In any case the real question that begs to be asked is ‘who actually wrote the editorial?’ Watercare or the NZ Herald themselves…

 

Waste Water Furore

Legit Concern

or

NIMBYism Striking Back

 

I noticed this cropped up in the Manukau Courier this morning via the Stuff Website:

‘Don’t dump it here’

Plans to release much of Auckland‘s wastewater into the Manukau Harbour have met a storm of opposition from waterfront residents.

Watercare has received 468 submissions from Mangere Bridge people and groups ahead of public hearings on its “central interceptor” project.

 

The feedback makes up the bulk of the 752 submissions on the project’s resource consent applications.

 

The interceptor, a 13km underground tunnel, will take up to two million cubic metres of sewage and stormwater to the Mangere treatment plant every year.

 

It will also include 6km of linking sewers and create a long-term replacement for an ageing 7km tunnel section – the Manukau Siphon – near the plant.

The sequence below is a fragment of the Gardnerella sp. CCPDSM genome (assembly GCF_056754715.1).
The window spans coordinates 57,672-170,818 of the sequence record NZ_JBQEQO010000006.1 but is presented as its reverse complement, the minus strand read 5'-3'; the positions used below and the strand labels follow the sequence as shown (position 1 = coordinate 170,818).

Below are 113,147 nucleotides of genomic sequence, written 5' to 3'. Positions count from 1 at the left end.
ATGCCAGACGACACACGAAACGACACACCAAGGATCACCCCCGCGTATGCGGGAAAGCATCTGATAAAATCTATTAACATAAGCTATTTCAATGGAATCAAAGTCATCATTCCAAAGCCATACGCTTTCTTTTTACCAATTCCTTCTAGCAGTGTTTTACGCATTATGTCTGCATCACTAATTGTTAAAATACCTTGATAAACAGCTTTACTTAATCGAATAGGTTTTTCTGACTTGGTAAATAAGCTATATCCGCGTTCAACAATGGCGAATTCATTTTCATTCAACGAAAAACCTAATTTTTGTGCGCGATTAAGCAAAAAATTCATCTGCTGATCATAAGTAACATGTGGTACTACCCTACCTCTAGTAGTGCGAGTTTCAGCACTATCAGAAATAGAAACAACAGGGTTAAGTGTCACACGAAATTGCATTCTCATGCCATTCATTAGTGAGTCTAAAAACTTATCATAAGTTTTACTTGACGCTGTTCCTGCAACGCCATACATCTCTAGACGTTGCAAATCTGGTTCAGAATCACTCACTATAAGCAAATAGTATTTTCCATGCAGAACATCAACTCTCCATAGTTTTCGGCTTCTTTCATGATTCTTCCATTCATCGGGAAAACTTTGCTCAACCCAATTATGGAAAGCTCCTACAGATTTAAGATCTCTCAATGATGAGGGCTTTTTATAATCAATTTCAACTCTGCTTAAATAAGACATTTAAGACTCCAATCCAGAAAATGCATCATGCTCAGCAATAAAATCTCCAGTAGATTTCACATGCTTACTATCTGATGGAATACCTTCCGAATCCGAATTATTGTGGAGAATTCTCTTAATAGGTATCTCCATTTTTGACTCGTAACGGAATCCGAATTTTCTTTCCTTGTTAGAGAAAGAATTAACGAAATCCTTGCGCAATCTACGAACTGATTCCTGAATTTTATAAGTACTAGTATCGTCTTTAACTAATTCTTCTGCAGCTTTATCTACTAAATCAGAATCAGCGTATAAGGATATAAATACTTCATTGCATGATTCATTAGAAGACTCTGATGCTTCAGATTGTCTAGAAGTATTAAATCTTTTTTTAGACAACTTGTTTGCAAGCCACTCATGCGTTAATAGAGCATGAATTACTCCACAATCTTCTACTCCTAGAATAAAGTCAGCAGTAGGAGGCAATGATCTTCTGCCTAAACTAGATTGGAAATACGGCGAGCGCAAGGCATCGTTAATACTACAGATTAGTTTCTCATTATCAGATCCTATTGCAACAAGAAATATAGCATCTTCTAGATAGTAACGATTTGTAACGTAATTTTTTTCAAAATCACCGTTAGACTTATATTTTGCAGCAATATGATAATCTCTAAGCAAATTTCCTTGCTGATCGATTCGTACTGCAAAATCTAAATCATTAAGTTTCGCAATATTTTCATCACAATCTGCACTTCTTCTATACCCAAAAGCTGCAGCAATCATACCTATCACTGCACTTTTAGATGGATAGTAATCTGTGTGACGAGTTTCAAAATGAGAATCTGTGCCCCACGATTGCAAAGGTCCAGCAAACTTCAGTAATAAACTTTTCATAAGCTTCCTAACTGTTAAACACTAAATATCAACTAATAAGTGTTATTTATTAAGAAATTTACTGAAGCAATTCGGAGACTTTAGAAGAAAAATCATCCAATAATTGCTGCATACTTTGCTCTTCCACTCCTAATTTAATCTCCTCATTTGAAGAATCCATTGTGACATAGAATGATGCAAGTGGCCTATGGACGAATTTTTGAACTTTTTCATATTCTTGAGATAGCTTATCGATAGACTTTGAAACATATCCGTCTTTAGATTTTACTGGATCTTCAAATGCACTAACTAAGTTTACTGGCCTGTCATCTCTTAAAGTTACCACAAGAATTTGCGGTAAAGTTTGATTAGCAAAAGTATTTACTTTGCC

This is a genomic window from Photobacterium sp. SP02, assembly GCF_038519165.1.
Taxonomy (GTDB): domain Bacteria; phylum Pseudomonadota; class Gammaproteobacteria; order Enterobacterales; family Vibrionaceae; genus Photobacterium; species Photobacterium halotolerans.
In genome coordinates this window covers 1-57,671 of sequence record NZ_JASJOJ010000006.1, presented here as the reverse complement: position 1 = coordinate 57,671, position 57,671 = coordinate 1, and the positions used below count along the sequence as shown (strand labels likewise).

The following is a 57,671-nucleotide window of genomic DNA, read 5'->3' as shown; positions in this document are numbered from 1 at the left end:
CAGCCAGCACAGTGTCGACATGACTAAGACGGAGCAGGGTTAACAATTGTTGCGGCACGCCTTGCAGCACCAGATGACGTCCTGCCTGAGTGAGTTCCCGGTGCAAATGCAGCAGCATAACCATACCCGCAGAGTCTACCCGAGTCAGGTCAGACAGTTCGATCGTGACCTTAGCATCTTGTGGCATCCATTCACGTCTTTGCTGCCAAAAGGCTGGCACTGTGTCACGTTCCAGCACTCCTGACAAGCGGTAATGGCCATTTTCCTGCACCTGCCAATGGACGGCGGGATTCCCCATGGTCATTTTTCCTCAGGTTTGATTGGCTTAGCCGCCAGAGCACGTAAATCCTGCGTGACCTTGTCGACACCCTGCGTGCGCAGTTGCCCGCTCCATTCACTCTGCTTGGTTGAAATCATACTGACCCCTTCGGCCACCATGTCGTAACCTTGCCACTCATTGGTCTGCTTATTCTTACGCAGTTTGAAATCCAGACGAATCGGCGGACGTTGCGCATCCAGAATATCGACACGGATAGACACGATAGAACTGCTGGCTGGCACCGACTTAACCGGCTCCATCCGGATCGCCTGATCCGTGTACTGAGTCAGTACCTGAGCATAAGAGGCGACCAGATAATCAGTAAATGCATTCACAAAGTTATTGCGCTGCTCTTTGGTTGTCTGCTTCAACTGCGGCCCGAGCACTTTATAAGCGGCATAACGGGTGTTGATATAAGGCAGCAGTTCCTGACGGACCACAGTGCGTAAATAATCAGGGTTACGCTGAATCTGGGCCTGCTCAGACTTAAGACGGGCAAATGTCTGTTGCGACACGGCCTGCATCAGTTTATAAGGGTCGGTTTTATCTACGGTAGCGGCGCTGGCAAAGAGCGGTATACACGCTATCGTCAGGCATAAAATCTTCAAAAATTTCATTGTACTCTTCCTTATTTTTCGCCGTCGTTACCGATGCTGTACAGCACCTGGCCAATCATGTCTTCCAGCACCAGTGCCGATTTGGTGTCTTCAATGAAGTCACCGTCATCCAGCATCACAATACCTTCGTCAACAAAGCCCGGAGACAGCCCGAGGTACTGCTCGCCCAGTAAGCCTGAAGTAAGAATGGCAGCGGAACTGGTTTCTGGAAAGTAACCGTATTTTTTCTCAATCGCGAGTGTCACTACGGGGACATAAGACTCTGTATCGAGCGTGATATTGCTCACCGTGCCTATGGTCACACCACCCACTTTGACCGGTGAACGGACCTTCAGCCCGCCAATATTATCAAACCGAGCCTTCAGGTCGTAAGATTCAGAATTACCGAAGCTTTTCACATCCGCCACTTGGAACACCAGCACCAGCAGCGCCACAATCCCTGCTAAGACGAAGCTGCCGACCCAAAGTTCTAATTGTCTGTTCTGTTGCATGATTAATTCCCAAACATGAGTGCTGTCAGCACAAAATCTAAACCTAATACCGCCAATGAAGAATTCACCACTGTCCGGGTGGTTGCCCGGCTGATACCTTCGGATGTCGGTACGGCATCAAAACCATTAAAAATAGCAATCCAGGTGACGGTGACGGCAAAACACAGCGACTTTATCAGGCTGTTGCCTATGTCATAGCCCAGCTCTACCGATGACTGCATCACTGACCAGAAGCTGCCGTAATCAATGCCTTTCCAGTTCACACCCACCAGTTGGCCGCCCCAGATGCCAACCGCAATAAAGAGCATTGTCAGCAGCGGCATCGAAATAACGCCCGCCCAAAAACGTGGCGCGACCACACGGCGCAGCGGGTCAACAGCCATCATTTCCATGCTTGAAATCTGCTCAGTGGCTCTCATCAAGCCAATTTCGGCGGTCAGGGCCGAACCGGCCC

The $800 million proposal aims to improve the water quality of the Waitemata Harbour and reduce or eliminate 122 flooding spots, mostly in Avondale, Western Springs and Mt Albert.

 

But Mangere Bridge residents say those improvements will come at a cost to the environment.

 

Many of their submissions were completed on forms distributed throughout the community by the Mangere Bridge Residents and Ratepayers Association.

The form says the proposal could have dire effects for the water quality of the harbour and birds roosting in the area.

“It is not good ecological practice to transfer large amounts of water from its natural catchments to a shallow enclosed harbour with finite capacity to receive it,” the form says.

 

Te Akitai Waiohua Waka Taua Trust, which is associated with Pukaki Marae, has also lodged numerous submissions against the proposal.

 

The trust says there has been insufficient consultation with tangata whenua regarding stormwater discharge, air discharge, earthworks and coastal structures.

 

But Watercare chief executive Mark Ford says his organisation has a “strong record” of community consultation on major projects such as this one.